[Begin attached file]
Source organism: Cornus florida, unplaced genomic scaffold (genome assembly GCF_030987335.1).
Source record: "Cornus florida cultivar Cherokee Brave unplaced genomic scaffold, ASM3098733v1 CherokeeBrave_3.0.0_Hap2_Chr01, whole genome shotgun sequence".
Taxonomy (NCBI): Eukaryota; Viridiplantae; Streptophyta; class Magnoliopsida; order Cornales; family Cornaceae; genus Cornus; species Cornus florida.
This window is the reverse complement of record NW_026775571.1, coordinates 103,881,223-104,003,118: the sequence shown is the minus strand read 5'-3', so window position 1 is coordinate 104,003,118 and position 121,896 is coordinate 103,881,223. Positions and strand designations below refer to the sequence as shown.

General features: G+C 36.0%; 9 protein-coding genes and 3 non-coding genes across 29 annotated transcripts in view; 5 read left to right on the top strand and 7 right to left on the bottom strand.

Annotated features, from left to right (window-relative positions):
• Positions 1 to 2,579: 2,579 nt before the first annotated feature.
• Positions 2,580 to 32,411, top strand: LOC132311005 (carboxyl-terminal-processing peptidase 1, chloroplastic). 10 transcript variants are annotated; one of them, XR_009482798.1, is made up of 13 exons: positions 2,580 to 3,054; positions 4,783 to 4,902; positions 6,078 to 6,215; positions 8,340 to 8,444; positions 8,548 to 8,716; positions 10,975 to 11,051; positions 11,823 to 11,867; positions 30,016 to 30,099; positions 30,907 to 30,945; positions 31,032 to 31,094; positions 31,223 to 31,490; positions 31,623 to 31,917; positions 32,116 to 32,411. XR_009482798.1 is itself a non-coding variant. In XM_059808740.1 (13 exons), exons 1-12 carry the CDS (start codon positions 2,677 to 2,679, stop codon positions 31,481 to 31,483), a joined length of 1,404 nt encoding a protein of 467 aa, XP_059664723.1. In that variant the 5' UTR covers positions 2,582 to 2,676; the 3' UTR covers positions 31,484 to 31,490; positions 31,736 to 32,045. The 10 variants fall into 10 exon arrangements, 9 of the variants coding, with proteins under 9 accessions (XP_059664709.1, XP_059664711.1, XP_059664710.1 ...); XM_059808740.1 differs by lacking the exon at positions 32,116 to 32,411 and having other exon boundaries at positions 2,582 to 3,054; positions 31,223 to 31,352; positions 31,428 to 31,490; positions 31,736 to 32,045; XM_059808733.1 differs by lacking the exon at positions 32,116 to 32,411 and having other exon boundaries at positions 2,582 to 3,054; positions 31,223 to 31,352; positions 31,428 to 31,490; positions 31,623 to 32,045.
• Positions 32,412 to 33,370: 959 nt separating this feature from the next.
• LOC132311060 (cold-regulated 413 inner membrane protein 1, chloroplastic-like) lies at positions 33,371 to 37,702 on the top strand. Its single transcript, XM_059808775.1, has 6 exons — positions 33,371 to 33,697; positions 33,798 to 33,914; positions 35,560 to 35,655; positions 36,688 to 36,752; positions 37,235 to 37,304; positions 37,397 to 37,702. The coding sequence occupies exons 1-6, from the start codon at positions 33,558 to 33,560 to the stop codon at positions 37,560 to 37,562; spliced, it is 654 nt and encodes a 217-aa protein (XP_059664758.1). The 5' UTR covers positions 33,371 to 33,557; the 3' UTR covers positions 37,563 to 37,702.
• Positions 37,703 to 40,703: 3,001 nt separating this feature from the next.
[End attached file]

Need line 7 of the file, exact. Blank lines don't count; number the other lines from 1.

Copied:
• Positions 1 to 2,579: 2,579 nt before the first annotated feature.